6. ……………….you attend her farewell party?
  7. ……………….we be invited to her mango party?
  8. She ………………. just sit and brood over her past life.
  9. We ………………. not visit the Trade Fair tomorrow.
  10. ………………. we refresh ourselves with some coffee now?

Answers:
1. shall 2. will 3. will 4. shall 5. will 6. will 7. shall 8. will 9. shall 10. shall.

EXERCISE 5
(Solved)

Fill in the blanks with ‘shall’ or ‘will’ whichever is appropriate:

  1. You ………………. not steal. (command)
  2. We ……………….be very glad to see you. (simple future)
  3. My son ……………….be twelve next month. (natural occurrence)
  4. ………………. you do it or shall I? (enquiry)
  5. All right! You ………………. have what you want. (promise)
  6. I ………………. meet you again if you so desire. (determination)
  7. I ………………. meet you again next week, I expect. (simple future)
  8. You ………………. stay till you have finished your work. (threat)
  9. You ………………. not prevent me from saying what I want, (simple future)
  10. If you carry the chairs I ………………. carry the table. (willingness)

Answers:
1. shall 2. shall 3. will 4. will 5. shall 6. will 7. shall 8. shall 9. will 10. will.

WOULD/SHOULD

Would is the past tense of ‘will’. ‘Would,’ is used

  1. to denote the past tense of will/shall in indirect speech; as—
    He said that he would go.
    The officer said that he would look into the matter.
  2. to express a habitual or customary activity in the past; as—
    He would go for a swim in the sea every morning.
    She would sit in the sun and talk all day.
  3. to make a polite request (with the second person); as—
    Would you spare some time for me?
    Would you mind telling me the way to the post office?
  4. To denote courtesy; as—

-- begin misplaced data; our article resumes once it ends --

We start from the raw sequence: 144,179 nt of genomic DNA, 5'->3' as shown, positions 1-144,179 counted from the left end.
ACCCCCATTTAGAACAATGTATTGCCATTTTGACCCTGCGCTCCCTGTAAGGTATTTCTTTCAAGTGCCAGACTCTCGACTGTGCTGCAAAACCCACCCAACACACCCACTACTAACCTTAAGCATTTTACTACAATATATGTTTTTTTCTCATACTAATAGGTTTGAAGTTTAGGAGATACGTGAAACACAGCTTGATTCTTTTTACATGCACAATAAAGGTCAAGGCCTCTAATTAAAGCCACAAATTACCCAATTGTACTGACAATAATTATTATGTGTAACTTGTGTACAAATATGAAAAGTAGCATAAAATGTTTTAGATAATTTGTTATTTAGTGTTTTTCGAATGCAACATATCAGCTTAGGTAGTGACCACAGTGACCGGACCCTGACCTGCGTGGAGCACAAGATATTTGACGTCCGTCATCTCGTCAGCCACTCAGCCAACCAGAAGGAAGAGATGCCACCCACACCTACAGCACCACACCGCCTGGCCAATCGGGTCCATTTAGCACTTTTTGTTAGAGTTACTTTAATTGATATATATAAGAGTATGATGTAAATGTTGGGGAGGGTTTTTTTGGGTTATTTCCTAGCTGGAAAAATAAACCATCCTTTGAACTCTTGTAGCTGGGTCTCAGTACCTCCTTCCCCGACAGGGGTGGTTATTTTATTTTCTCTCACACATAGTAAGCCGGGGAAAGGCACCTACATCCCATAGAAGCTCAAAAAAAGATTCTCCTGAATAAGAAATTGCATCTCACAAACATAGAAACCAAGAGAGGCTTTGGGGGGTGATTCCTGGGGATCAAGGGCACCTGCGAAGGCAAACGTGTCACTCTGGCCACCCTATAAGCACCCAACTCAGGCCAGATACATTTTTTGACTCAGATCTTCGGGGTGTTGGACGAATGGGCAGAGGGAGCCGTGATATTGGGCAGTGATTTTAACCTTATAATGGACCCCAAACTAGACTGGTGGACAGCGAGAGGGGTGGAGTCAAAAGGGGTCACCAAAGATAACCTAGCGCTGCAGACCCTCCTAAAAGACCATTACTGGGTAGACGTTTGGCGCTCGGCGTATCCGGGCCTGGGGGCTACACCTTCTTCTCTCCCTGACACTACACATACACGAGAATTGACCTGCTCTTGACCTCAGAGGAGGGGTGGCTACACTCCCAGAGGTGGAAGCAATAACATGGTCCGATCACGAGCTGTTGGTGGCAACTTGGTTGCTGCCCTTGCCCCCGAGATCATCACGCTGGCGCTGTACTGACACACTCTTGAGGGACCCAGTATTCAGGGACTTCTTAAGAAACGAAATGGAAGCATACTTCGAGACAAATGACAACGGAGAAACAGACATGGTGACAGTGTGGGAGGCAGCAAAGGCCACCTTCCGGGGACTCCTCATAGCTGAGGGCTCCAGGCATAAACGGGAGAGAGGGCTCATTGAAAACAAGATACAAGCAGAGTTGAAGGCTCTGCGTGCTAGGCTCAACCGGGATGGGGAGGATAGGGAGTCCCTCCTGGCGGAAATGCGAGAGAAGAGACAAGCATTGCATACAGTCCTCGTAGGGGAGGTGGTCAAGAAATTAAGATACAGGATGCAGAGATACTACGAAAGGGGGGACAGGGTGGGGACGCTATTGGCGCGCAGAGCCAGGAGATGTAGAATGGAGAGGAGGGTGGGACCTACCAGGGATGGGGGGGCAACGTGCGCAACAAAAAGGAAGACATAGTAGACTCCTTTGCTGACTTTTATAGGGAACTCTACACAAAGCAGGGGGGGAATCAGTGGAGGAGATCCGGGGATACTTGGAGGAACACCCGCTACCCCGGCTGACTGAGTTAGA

Would you stay for dinner?
    Would you take a cup of tea?
    (Note. Here ‘would you ’ is more polite than ‘will you’)
  5. to express a wish; as—
    Would that I were a film star!
    Would that I were rich!
  6. to express a preference; as—
    I would like to ask you something.
    I would rather die than beg.
  7. To express improbable or unreal conditions; as—
    If I won a lottery prize, I would build a hospital.
    If I were an astronaut, I would take you to Mars.
    Had you helped her, she would have succeeded.

SHOULD

Should is the past tense of shall. It is used

  1. to denote the past tense of shall in indirect speech; as—
    I said that I should go.
    He said that they should report for duty on Monday.
  2. to express obligation or advice:
    We should respect our elders.
    You should do your job well.
  3. to express purpose:
    She works hard lest she should fail.
    He worked hard so that he should pass the examination.
    Hire a taxi, so that you shouldn’t miss your train.
  4. to express probability or likelihood; as—
    Should they play well, they will win.
    If they should play well, they will win.

Here the use of ‘should’ is preferred to the present tense to express a very unlikely condition.
If Urvi should come, I’ll inform you.

EXERCISE 6
(Solved)

Fill in the blanks with ‘would’ or ‘should’:

  1. You ………………………… work hard to win a scholarship.
  2. He ………………………… rather starve than beg.
  3. ………………………… you post this letter?
  4. They ………………………… arrive here any moment.
  5. If I were a judge, I ………………………… do fair justice.
  6. I ………………………… like you to help him in his studies.
  7. We ………………………… help the poor and the needy.
  8. ………………………… she walk fast, she will catch the train.
  9. ………………………… you like to listen to music?
  10. I wish he ………………………… not fail this time.

Answers:
1. should 2. would 3. Would 4. should 5. would 6. would 7. should 8. should 9. would 10. would.

EXERCISE 7
(Solved)

Fill in the blanks with the right word out of those given in brackets against each sentence:

  1. ………………………… she work hard, she will pass. (would, should)
  2. I …………………………prefer to keep quiet. (would, should)